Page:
As the MaRS Solutions Lab notes: “creating guiding questions helps to map and understand your challenge.” In the world of complex systems change, anchor points are important amidst the chaos. Wicked questions related to your work can provide a short-hand for your team, as you bump up against the same paradoxes over and over again.
Defining Wicked Questions
Asking wicked questions is an exercise that helps to engage people to reveal entangled challenges and possibilities that are not intuitively obvious. They help us to identify inherent paradoxes and frame the challenge which supports subsequent efforts to map and understand the challenge.
A good wicked question:
- Helps us to name the central tensions and the paradoxes (the elephant in the room)
- Surfaces underlying, often contradictory assumptions
- Does not have obvious answers
- Opens up more questions, options, inquiries
- Is NOT a trick question, or rhetorical; not blaming or finger pointing.
Source: MaRS Solutions Lab
The following wicked questions surfaced frequently in one area of Inspiring Communities work: building a social innovation ecosystem for Atlantic Canada. Under the banners of both WeavEast and Wayside a changing team of dedicated folks have grappled with the problem of how to support changemakers through establishing a new network (since January 2019).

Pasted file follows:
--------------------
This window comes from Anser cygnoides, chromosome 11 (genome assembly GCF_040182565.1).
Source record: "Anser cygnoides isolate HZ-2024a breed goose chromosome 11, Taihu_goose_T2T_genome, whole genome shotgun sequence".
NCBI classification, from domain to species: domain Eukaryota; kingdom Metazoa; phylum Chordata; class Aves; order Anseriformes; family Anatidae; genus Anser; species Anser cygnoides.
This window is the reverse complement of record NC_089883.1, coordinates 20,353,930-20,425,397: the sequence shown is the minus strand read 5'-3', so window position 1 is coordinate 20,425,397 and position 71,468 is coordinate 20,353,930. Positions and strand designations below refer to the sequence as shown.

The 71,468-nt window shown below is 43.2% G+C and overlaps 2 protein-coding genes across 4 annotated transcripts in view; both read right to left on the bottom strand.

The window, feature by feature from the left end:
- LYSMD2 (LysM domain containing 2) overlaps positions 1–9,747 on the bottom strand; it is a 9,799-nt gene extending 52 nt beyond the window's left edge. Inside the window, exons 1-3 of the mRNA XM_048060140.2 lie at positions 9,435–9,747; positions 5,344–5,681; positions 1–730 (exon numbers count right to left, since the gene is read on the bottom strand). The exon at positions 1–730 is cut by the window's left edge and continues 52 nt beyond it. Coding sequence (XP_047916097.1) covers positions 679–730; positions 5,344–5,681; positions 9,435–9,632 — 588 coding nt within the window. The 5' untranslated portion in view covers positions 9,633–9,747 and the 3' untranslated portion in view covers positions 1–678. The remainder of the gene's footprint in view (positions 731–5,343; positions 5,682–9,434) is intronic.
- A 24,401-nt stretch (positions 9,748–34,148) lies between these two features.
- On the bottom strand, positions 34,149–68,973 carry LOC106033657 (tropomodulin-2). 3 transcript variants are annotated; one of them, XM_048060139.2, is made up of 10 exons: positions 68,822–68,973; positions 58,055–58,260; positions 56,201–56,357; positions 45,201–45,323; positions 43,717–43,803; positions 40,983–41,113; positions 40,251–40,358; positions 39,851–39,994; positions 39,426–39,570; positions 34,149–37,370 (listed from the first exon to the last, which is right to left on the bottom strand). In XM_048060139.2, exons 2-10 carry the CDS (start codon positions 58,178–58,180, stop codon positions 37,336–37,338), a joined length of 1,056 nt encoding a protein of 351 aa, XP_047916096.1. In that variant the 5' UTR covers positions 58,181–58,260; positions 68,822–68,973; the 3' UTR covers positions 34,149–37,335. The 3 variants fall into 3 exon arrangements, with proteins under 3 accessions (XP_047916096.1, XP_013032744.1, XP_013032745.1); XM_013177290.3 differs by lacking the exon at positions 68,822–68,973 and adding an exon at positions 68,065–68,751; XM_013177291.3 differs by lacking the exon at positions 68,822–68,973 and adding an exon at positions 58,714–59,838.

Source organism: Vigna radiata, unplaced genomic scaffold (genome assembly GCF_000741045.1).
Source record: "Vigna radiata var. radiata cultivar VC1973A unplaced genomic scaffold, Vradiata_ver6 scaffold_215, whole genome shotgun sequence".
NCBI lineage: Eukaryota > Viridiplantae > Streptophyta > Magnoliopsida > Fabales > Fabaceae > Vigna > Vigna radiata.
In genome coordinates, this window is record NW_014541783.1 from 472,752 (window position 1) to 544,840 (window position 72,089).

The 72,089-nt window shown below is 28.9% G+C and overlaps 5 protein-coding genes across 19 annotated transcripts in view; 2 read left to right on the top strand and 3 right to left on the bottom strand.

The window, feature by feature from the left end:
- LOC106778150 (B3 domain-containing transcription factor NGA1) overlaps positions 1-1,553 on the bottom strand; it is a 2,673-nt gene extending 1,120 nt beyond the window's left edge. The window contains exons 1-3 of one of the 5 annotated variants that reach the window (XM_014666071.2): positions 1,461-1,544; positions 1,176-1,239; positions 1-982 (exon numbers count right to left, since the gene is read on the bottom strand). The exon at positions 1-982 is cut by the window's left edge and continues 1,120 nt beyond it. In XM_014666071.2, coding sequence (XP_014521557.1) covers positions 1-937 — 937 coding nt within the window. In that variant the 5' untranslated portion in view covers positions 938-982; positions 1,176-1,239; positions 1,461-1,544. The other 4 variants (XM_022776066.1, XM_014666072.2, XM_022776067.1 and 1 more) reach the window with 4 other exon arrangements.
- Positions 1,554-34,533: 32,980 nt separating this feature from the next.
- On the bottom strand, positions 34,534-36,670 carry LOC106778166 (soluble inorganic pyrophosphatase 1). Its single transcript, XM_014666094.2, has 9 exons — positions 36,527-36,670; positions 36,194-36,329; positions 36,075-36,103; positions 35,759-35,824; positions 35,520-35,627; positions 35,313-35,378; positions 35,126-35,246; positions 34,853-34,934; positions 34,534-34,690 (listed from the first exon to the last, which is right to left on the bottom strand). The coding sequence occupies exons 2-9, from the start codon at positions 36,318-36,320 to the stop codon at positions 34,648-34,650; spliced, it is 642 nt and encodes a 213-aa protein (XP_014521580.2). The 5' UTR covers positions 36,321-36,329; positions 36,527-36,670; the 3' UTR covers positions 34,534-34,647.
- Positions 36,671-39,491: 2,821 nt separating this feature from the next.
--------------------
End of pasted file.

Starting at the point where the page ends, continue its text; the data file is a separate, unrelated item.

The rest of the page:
These wicked questions have been essential to understanding the tensions in achieving our work in this area and have an archetypal quality for other networks:
Divergence – Convergence
Some people enjoy the nebulous spaces of divergence; those who always ask the open questions and search for the blind spots. Others lean towards tangible tasks and goals. Playing in the innovation space needs both, and folks that can sit with discomfort on the end of the spectrum that isn’t their jam.
Inclusion – Exclusion
Networks are forged on trusting relationships, which require some kind of shared experience (so says one theory anyway). When resources go to supporting a shared experience (as they did to launch WeavEast), there are some who are included and others who aren’t. Is the work of building a network inherently caught in this paradox? Or just certain kinds of networks, I wonder?
Centralized – Distributed
Participatory can go too far. I feel like there should be a good term for this: hyper-participatory process? Yet the minute a decision is made without participation, network members can feel disenfranchised (the dangers of hypo-participatory process?). How do we keep people centered in a network, while not overburdening unpaid participation, yet move through the day-to-day functionings effectively? It’s tricky business!
As an evaluator, I see power in making visible the ‘elephant in the room’. The work of complex systems change is hard, and understanding the recurring paradoxes that you and your team bounce between, seemingly endlessly in some cases, is not only more effective, but it can be nourishing.
What are the wicked questions at the center of your work? This resource from Liberating Structures walks you through surfacing your wicked questions.